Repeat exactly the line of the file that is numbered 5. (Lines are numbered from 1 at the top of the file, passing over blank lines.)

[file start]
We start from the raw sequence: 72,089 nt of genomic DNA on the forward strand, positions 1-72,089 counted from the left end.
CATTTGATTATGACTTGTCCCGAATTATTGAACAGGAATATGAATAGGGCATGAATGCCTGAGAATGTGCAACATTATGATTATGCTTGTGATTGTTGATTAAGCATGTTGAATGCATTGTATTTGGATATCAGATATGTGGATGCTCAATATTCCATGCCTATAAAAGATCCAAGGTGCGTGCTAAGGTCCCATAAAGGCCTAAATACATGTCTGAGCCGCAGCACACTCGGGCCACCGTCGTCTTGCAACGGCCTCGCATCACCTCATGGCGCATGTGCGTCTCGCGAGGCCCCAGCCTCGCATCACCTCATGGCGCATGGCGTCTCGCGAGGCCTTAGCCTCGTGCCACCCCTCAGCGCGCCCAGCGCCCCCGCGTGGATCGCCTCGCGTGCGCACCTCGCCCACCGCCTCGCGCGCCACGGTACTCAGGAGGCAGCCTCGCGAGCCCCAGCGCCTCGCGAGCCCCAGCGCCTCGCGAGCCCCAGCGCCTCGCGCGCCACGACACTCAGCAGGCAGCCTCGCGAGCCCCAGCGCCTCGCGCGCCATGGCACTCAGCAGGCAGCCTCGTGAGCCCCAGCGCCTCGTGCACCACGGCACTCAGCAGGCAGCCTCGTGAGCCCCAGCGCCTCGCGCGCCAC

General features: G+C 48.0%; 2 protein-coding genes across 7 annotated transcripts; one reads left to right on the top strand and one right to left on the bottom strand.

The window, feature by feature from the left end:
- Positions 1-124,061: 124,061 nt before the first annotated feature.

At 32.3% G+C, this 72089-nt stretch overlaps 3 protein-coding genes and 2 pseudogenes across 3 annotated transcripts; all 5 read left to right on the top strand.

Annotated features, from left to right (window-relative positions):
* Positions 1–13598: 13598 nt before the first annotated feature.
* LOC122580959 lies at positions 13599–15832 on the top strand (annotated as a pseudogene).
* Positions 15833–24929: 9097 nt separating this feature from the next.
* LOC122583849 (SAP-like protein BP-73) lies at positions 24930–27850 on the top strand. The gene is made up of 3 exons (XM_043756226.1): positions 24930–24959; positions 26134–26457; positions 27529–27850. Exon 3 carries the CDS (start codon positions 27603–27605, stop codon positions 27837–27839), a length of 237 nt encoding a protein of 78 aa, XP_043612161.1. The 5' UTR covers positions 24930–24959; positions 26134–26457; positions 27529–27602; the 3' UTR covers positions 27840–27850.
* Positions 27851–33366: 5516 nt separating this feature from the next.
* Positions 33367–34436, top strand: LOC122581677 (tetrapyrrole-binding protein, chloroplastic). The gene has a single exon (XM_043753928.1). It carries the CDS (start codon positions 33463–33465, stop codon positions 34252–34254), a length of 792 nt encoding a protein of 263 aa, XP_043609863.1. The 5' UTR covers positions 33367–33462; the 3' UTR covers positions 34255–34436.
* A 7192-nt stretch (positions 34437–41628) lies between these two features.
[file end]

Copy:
- Positions 1-124,061: 124,061 nt before the first annotated feature.